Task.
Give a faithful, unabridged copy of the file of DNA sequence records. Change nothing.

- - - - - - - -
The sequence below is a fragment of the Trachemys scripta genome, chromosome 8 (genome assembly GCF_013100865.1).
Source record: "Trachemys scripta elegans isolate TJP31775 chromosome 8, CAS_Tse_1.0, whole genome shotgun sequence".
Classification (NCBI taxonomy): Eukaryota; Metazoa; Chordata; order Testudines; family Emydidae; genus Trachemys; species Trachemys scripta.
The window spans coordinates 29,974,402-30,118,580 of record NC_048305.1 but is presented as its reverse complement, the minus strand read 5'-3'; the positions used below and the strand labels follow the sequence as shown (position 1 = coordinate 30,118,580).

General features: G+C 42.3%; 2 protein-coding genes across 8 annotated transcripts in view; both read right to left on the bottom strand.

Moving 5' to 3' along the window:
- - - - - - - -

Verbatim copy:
The sequence below is a fragment of the Trachemys scripta genome, chromosome 8 (genome assembly GCF_013100865.1).
Source record: "Trachemys scripta elegans isolate TJP31775 chromosome 8, CAS_Tse_1.0, whole genome shotgun sequence".
Classification (NCBI taxonomy): Eukaryota; Metazoa; Chordata; order Testudines; family Emydidae; genus Trachemys; species Trachemys scripta.
The window spans coordinates 29,974,402-30,118,580 of record NC_048305.1 but is presented as its reverse complement, the minus strand read 5'-3'; the positions used below and the strand labels follow the sequence as shown (position 1 = coordinate 30,118,580).

General features: G+C 42.3%; 2 protein-coding genes across 8 annotated transcripts in view; both read right to left on the bottom strand.

Moving 5' to 3' along the window: